WASHINGTON (Reuters) - The United States has approved anti-dumping duties against South Korea and other producers of steel pipes for the energy sector, a victory for domestic producers hoping to benefit from a boom in the U.S. shale oil and gas industry.
U.S. steel companies lodged a complaint in 2013 as foreign manufacturers cashed in on soaring U.S. energy infrastructure demand. Imports doubled last year and accounted for nearly two-thirds of the domestic market, according to the American Iron and Steel Institute.
Although subject to appeal, the decision puts the U.S. Department of Commerce closer to imposing tariffs as high as 118 percent on “oil country tubular goods” (OCTG).
“This was a resounding victory for the domestic steelmakers,” said Phillip Bell, president of the Steel Manufacturers Association, which represents a number of North American steelmakers.
South Korea’s OCTG exports to the United States were worth $818 million in 2013, more than the combined imports of the other countries involved in the case, according to Commerce data.
“The major player here is South Korea, at the end of the day, and we’re very happy with the result,” Bell added.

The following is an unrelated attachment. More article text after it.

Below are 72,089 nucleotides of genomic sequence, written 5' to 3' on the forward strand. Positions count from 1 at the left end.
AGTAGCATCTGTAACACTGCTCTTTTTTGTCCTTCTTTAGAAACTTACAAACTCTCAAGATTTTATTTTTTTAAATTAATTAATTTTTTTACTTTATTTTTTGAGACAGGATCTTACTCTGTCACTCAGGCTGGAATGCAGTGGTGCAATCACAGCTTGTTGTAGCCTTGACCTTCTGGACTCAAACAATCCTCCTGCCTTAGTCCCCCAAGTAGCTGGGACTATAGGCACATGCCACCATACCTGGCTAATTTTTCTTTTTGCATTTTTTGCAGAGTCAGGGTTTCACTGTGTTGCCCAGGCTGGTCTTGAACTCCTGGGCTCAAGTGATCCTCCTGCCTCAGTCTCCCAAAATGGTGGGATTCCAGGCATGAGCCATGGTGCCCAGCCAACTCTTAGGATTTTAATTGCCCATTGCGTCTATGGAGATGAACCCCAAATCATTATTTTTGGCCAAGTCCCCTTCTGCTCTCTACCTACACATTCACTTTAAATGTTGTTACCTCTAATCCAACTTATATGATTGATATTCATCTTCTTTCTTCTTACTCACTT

The U.S. International Trade Commission (USITC) ruled that OCTG imports from South Korea, India, Taiwan, Turkey, Ukraine and Vietnam would be subject to duties, with those from the Philippines and Thailand exempt.
Saudi Arabia, part of the original complaint, was dropped from the case this week.
The Commerce Department said in July that imports from South Korea’s Hyundai Hysco would be subject to duties of 15.75 percent, those from Nexteel to 9.89 percent duties and all other South Korean producers will have a duty of 12.82 percent.
((To see the full list of duties, go to here)
Countries have 30 days to appeal the USITC decision. Julie Mendoza of Morris, Manning and Martin LLP, which represented South Korea and Turkey, said an appeal would be filed. “There was a good case to be made for no injury,” she said.
The ruling boosted shares in U.S. steel producers, including United States Steel Corp, which was trading up 2.85 percent at $37.88 per share at 1812 GMT in a broadly flat market.
United States Steel, Tenaris SA subsidiary Maverick Tube Corporation, JMC Steel Group Inc’s Energex Tube, Russia’s TMK IPSCO and France’s Vallourec Star were among those who filed the complaint, saying OCTG imports sold cheaply using government subsidies had harmed their business, dragged prices down and triggered job cuts.
Foreign manufacturers countered that they do not supply enough pipe to threaten the U.S. industry, and instead blamed the lower prices on U.S. producers increasing supply.
U.S. trade officials are working their way through as many as eight disputes involving various steel products, but the OCTG case has been the most significant in terms of volumes affected.
Reporting by Elvina Nawaguna, additional reporting by Allison Martell,; Editing by Ros Krasny, Susan Heavey and Marguerita Choy